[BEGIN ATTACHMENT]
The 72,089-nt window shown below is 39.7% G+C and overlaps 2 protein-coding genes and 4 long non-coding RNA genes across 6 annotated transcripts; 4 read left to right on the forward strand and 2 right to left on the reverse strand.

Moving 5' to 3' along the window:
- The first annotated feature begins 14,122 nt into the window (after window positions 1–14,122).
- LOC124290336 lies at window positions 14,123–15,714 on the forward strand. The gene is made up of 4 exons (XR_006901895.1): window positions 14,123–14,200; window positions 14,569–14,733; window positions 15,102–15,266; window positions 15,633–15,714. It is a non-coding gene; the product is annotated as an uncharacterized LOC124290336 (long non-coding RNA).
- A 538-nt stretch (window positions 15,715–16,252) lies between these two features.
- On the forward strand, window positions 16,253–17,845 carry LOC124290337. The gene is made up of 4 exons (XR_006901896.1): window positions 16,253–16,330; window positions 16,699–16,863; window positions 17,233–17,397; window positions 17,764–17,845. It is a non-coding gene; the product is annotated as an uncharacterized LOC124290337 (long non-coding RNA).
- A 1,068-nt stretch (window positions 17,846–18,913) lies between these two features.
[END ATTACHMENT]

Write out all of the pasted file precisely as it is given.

The 72,089-nt window shown below is 39.7% G+C and overlaps 2 protein-coding genes and 4 long non-coding RNA genes across 6 annotated transcripts; 4 read left to right on the forward strand and 2 right to left on the reverse strand.

Moving 5' to 3' along the window:
- The first annotated feature begins 14,122 nt into the window (after window positions 1–14,122).
- LOC124290336 lies at window positions 14,123–15,714 on the forward strand. The gene is made up of 4 exons (XR_006901895.1): window positions 14,123–14,200; window positions 14,569–14,733; window positions 15,102–15,266; window positions 15,633–15,714. It is a non-coding gene; the product is annotated as an uncharacterized LOC124290336 (long non-coding RNA).
- A 538-nt stretch (window positions 15,715–16,252) lies between these two features.
- On the forward strand, window positions 16,253–17,845 carry LOC124290337. The gene is made up of 4 exons (XR_006901896.1): window positions 16,253–16,330; window positions 16,699–16,863; window positions 17,233–17,397; window positions 17,764–17,845. It is a non-coding gene; the product is annotated as an uncharacterized LOC124290337 (long non-coding RNA).
- A 1,068-nt stretch (window positions 17,846–18,913) lies between these two features.